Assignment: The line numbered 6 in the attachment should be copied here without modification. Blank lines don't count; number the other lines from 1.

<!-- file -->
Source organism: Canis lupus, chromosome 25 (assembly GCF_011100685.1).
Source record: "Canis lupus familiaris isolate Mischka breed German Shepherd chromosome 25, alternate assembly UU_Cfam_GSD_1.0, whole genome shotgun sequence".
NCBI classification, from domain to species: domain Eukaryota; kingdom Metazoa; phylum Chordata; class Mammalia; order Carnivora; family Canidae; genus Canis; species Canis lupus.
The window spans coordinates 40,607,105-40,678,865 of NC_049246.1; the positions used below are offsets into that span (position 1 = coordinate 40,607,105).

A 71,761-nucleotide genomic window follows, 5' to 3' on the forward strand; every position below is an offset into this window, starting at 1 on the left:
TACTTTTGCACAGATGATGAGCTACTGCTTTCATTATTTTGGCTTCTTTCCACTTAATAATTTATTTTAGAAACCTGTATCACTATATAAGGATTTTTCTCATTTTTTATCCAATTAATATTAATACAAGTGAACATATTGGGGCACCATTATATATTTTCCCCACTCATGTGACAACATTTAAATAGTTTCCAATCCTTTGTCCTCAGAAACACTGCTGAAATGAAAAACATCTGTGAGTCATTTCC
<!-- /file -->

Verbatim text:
TACTTTTGCACAGATGATGAGCTACTGCTTTCATTATTTTGGCTTCTTTCCACTTAATAATTTATTTTAGAAACCTGTATCACTATATAAGGATTTTTCTCATTTTTTATCCAATTAATATTAATACAAGTGAACATATTGGGGCACCATTATATATTTTCCCCACTCATGTGACAACATTTAAATAGTTTCCAATCCTTTGTCCTCAGAAACACTGCTGAAATGAAAAACATCTGTGAGTCATTTCC